The addiction of ease
Addictions – rather like unconscious biases, we all have them. Anything from binge watching a favourite TV series, drink and drugs, gambling that leads to a spiral of debt – all can be damaging and have deeper consequences.
In and amongst there’s one that many of us are prone to yet it probably gets little brain time whilst sneaking into every aspect of our lives – the addiction to ease.
Here’s the scenario…a friend suggested the other day that helping create a better world for all requires us to make more conscious ethical choices in what we consume, how and where from. And, of course, this is true.
Yet, a kernel of anxiety began to bloom at the thought of letting go the retail source that delivers almost everything next day with a couple of clicks. Rationally I know I can get the things I need from a variety of sources but I have fallen into the ease of one stop, as have so many.
This isn’t about one retailer though. Our addiction to ease is everywhere and it is often unhelpful.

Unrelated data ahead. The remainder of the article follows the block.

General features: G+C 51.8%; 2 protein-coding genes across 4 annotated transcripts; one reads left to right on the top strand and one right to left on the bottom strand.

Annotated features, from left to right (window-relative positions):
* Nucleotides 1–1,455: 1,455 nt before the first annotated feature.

The workplace is a perfect example – easier to send an email than speak with someone. Easier to let poor behaviour or performance go than give feedback. Easier to do stuff ourselves (at least we’ll know it’s done right) than delegate to someone else and help them develop through the experience. Easier to follow the ‘rules’ than challenge the status quo, asking the questions that will unlock new insight and deliver a better outcome.
I’m not advocating making things difficult – we need aspects of ease in our lives. It is, though, about being conscious in our choices, noticing where we’re falling into the habitual and it’s likely impact, and making sure we’re holding ourselves to account, not just taking the easy way out.